Why does the Canucks' draft record suck? Here's why . . .

I was at the Calgary Hitmen game a couple of nights ago. I love watching junior hockey because it's entertaining and I get to see some of the talent that will perhaps make it to "the bigs" one day.

At the beginning of the second period, I notice a guy, around 50 years old, sitting by himself, in front of me, with a coil-bound notebook. There's no question in my mind that this guy is a scout. To his left, separated by 3 empty seats, is a couple in their 60's. Just in front of the older couple and a couple of seats further away is another guy, mid-fifties, with his own coil-bound notebook -- another scout.

As a lifetime hockey aficionado, my interest is obviously piqued, so at a break in the action, I lean forward and ask, "who are you scouting for?" He says "Vancouver", shows me the back of his iPhone case with the Canucks logo on it, confirms that he's with the other guy with the coil book and tells me what his territory is. My suspicions confirmed, I continue to watch the scouts more than I watch the actual game. Of course, after I got home, I looked at the Canucks website to see who these guys were and had no trouble recognizing their pictures.

As a hockey fan, what I saw was informative and, as a non-Canucks fan, not at all disappointing. I'm certainly no scout, but I can tell you that if I was, I would put a whole lot more effort into my job than these guys did. They both spent more time chatting with the older couple than they did watching the game. In fact, in my clear view of the scout that was furthest away from me, I noticed that his body was turned in his seat so he could chat with the couple behind him. His eyes weren't on the game and his heart was not in his job. The clincher -- he's the Chief of Amateur Scouting for the Canucks!

Granted, this was really only one period of one game, but it left me with a bunch of questions:

  1. Is this how all Vancouver's amateur scouts approach their jobs?
  2. Were these guys actually scouting anyone at this game?
  3. What is Vancouver's view of the WHL and where does it rank in terms of importance?
  4. Knowing what I know about the abysmal draft history of the Canucks, (since 2004 anyway), shouldn't they be trying to improve their performance?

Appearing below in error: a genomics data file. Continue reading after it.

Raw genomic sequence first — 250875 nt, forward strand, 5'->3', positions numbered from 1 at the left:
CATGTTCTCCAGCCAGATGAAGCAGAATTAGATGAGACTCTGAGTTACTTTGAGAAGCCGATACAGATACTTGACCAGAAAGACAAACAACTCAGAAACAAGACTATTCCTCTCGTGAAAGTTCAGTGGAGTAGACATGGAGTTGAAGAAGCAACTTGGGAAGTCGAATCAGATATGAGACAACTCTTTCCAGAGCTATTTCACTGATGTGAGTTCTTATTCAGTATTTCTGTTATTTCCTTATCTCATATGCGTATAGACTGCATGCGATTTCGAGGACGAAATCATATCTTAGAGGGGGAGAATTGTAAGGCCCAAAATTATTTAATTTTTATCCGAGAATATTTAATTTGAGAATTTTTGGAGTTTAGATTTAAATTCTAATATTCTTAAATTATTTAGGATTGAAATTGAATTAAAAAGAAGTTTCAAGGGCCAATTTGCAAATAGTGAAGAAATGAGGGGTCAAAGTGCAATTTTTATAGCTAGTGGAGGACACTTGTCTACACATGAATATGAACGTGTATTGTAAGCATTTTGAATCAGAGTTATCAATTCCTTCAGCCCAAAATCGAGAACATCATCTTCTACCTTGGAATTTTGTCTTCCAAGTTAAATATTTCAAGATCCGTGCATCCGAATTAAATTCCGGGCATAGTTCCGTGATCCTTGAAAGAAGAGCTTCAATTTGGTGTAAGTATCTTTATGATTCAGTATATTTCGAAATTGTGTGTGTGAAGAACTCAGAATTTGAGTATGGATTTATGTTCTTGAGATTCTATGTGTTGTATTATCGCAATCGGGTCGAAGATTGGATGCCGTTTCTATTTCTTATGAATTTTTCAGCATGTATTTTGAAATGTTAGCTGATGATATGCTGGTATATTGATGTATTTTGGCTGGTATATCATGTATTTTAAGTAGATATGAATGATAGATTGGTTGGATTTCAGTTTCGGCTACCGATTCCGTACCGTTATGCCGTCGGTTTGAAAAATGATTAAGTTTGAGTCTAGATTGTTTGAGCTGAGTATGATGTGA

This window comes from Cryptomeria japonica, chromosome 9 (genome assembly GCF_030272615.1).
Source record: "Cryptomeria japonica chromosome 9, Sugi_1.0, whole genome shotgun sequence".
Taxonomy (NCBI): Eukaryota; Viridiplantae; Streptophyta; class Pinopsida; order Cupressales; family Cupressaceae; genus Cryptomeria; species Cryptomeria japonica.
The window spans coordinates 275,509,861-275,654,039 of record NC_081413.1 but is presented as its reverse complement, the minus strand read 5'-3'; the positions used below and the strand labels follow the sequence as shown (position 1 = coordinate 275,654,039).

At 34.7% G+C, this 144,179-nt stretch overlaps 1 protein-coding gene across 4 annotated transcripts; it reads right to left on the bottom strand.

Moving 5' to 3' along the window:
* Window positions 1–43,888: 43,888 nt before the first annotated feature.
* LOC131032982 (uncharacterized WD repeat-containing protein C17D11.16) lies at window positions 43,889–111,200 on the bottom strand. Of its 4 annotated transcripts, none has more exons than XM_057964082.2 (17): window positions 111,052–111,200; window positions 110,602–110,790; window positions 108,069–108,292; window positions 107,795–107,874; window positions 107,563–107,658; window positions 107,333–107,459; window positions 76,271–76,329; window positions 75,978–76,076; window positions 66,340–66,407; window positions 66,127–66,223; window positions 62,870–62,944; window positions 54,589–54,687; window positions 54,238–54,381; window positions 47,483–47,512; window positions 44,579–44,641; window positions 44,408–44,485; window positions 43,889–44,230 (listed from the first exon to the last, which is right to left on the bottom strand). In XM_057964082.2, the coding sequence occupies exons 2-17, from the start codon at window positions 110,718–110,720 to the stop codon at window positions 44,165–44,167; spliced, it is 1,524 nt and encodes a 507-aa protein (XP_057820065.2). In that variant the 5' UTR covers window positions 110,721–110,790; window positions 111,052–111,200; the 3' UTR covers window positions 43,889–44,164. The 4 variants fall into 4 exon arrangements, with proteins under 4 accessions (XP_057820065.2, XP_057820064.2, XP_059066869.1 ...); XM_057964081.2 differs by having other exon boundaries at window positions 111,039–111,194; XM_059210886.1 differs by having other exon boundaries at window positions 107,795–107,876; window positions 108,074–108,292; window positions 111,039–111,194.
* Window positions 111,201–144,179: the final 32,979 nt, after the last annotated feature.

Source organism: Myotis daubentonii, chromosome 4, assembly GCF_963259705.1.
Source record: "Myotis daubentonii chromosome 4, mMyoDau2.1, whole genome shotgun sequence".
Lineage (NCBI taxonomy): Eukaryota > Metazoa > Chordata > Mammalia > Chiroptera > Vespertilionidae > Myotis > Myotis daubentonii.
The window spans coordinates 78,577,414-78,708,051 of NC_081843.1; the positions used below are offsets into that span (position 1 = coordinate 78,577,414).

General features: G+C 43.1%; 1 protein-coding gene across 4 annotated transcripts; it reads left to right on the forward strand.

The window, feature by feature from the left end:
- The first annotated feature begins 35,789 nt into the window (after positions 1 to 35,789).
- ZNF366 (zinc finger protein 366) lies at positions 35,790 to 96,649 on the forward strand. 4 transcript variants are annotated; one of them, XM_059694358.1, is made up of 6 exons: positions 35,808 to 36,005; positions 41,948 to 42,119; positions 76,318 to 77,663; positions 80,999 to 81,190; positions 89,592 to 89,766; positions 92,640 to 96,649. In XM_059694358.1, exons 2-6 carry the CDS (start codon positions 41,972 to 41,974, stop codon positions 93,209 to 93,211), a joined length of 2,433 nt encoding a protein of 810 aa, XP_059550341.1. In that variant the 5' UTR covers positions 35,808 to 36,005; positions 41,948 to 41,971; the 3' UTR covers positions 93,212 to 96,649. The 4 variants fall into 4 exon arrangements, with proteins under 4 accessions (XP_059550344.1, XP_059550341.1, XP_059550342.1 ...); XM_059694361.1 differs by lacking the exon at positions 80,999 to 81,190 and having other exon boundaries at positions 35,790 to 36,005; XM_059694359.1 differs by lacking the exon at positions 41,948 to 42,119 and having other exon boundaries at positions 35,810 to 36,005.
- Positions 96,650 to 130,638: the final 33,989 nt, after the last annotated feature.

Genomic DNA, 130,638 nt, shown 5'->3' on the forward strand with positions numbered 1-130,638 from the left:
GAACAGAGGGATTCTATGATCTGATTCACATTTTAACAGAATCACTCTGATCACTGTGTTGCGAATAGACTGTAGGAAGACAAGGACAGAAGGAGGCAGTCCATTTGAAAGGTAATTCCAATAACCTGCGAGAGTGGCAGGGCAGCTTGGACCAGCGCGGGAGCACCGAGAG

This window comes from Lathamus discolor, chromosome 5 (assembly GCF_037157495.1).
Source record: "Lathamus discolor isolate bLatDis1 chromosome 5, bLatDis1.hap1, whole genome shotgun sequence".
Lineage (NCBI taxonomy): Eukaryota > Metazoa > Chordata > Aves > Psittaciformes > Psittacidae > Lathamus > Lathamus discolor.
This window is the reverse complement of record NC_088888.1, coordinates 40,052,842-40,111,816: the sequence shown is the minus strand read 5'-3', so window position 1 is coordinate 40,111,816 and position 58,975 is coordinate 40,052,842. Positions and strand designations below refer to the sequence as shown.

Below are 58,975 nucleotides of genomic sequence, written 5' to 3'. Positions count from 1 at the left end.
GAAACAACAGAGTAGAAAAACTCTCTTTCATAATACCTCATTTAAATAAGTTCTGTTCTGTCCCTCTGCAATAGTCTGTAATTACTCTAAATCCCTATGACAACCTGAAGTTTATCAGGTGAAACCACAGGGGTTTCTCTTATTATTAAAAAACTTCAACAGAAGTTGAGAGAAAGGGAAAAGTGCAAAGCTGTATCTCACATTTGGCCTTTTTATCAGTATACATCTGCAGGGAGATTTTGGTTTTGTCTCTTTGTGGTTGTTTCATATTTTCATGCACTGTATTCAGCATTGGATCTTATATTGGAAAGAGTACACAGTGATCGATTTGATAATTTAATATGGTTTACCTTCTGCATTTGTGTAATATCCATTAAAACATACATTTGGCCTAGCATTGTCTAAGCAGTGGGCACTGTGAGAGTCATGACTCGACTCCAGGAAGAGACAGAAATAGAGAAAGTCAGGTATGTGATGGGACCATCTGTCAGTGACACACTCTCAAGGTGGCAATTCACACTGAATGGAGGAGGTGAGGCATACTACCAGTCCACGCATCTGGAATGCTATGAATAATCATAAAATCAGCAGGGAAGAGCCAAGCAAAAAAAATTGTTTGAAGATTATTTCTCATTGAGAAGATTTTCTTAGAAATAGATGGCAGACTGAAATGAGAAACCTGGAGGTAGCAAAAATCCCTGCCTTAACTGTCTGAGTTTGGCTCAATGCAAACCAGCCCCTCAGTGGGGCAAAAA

5. What separates teams that have great scouting from teams that have poor scouting?
  6. What does good scouting look like at a WHL game?

I remember when I was a kid, playing games when the scouts were in the stands. Coaches knew, parents knew and it seemed like the scouts were engaging in serious evaluation of players. They were focused and intense. I guess I expected that that level of focus and intensity would only increase as the level of hockey increased. Perhaps not.

I know that hockey is a boys' club and I know that many of these types of jobs are patronage appointments that are given to team alumni, but the "romantic" part of my hockey brain thought that scouting, at least at the WHL level, is serious business that should be taken seriously. If I'm the owner or general manager of an NHL franchise, I'm not be happy with what I saw.

Western Canada is fertile ground for NHL prospects and as I look at the history of the Canucks at the draft, here is a list of the players drafted by Vancouver out of Western Canada in the past 10 years:

So there appears to be a lack of results within the Canucks organization from the players scouted and drafted from Western Canada. And the players who are NHL players are no longer with the Canucks. Is that because the talent pool during those years was shallow? Not likely. More likely that the team was following a BPA philosophy, which can't be faulted -- at least in the first two rounds. For the rest of the draft, it's scouting that makes the difference. That said, here's a list of Western Canadian players that Vancouver didn't draft (since 2004):

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